The new G.S. 7B-505.1 applies when a child is placed in the custody of a county department. See also, G.S. 7B-903.1(e). The statute explicitly allows the director, or the department social worker as the director’s representative, to arrange for and consent to the child’s
- routine medical and dental care;
- emergency medical, surgical, or mental health care; and
- testing and evaluation in exigent circumstances.
G.S. 7B-505.1(a), –101(10).
None of the terms above are defined in the Juvenile Code and lead to the following questions: what is routine care; what is emergency care; and what constitutes exigent circumstances? Until the statutory language or case law addresses these questions, the answers are subject to interpretation.
Although specifically referred to in G.S. 7B-505.1(a)(1), “routine care” is not defined. One can look to sources outside of the North Carolina General Statutes, such as the American Academy of Pediatrics or the Early Periodic Screening Diagnostic and Treatment program under Medicaid, for guidance. One type of care that is widely recognized as routine is the well-child visit, which involves a variety of evaluations: measurements (height, weight, and blood pressure); a check of vital functions; vision, hearing, dental, developmental, and lead screening; a physical examination; and up-to-date immunizations. 42 C.F.R. 441.56(b), see also healthychildren.org.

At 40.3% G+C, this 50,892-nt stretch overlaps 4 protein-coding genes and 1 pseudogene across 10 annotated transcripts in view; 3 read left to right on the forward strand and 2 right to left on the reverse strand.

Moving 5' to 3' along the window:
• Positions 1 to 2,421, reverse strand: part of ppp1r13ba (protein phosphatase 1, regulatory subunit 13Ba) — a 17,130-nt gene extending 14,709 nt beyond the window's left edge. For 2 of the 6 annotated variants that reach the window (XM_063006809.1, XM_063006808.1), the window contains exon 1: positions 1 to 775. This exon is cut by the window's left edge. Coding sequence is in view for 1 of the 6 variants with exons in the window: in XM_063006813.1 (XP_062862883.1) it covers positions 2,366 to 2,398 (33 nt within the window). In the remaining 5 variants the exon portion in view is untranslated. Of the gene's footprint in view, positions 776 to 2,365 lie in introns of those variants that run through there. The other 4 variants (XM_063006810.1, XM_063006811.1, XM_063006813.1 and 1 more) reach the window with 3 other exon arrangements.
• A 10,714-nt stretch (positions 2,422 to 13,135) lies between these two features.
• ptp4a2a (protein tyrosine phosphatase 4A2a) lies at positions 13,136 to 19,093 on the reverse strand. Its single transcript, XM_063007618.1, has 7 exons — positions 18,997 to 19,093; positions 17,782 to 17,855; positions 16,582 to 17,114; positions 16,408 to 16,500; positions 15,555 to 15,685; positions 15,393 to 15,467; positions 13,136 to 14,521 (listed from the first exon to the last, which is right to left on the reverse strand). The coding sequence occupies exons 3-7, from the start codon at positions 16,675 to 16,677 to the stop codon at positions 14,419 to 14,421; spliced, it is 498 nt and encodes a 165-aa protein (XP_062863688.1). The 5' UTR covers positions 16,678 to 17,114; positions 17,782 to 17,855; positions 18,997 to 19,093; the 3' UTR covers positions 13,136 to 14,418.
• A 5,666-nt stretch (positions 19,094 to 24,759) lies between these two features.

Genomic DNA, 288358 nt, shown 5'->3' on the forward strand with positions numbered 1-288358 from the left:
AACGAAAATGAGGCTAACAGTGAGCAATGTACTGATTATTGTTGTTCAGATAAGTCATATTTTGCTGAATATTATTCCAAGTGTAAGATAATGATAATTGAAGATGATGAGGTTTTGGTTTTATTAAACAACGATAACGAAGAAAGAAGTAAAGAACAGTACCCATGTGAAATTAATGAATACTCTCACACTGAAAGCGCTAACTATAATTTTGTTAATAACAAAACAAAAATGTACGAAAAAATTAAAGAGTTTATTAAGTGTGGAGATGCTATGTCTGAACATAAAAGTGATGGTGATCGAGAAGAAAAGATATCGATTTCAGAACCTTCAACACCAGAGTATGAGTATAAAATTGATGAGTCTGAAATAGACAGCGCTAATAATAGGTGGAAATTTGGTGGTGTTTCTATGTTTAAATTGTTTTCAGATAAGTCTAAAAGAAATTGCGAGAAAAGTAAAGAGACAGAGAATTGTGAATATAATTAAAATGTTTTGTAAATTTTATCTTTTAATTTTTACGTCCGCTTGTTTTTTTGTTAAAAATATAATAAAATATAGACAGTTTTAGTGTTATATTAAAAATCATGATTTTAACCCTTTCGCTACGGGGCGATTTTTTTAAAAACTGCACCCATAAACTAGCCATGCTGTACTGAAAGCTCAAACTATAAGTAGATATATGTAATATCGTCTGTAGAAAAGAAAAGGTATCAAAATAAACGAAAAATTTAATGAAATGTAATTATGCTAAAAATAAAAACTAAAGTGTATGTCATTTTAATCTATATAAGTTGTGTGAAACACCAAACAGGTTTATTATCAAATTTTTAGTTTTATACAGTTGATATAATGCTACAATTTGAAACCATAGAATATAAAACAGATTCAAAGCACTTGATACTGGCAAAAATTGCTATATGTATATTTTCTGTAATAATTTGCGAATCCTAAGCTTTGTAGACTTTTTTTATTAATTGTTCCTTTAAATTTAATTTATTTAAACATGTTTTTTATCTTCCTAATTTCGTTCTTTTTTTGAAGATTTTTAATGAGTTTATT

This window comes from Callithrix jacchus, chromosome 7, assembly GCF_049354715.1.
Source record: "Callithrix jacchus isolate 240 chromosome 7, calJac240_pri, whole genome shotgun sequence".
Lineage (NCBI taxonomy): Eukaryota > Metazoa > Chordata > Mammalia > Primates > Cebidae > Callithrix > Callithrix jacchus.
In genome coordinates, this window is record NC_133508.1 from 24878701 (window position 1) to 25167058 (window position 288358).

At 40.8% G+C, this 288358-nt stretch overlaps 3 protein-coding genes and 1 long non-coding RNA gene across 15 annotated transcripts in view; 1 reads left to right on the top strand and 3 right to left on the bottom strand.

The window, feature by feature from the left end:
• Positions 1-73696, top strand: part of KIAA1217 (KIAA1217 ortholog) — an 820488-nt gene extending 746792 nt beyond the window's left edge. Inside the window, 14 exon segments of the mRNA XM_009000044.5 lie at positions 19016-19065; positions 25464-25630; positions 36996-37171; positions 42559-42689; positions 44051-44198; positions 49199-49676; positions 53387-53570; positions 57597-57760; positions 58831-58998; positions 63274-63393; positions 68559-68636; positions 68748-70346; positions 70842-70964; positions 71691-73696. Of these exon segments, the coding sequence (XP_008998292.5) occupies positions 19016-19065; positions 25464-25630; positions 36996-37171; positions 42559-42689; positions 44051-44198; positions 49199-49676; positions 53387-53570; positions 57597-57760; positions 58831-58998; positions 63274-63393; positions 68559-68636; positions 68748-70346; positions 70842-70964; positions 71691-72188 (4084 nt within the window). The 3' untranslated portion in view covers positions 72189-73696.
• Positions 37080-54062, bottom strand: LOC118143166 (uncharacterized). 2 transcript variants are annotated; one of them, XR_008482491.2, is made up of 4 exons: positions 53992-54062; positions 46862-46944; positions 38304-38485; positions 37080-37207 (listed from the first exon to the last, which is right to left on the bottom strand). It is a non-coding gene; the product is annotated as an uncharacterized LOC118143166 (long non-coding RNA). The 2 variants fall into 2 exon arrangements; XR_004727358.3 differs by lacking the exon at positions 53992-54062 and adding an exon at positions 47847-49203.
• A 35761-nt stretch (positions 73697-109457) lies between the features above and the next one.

What about a “sick visit” when a child is taken to a medical provider because of an illness or injury, such as an ear infection or knee pain? Is a “sick visit” routine? Routine means “a regular course of procedure.” Merriam-Webster Dictionary. A routine practice for a parent of a sick child probably includes scheduling a “sick visit” with the child’s medical provider and following the course of recommended treatment. Not all “sick visits” will be routine. Depending on the illness or injury, the care may constitute emergency care, or the treatment may require “informed consent” as the term is used in G.S 7B-505.1(c) from the child’s parent, guardian, or custodian, or from the county department when it has obtained a court order authorizing it to consent to the child’s treatment. Part II of this post will discuss G.S. 7B-505.1(c).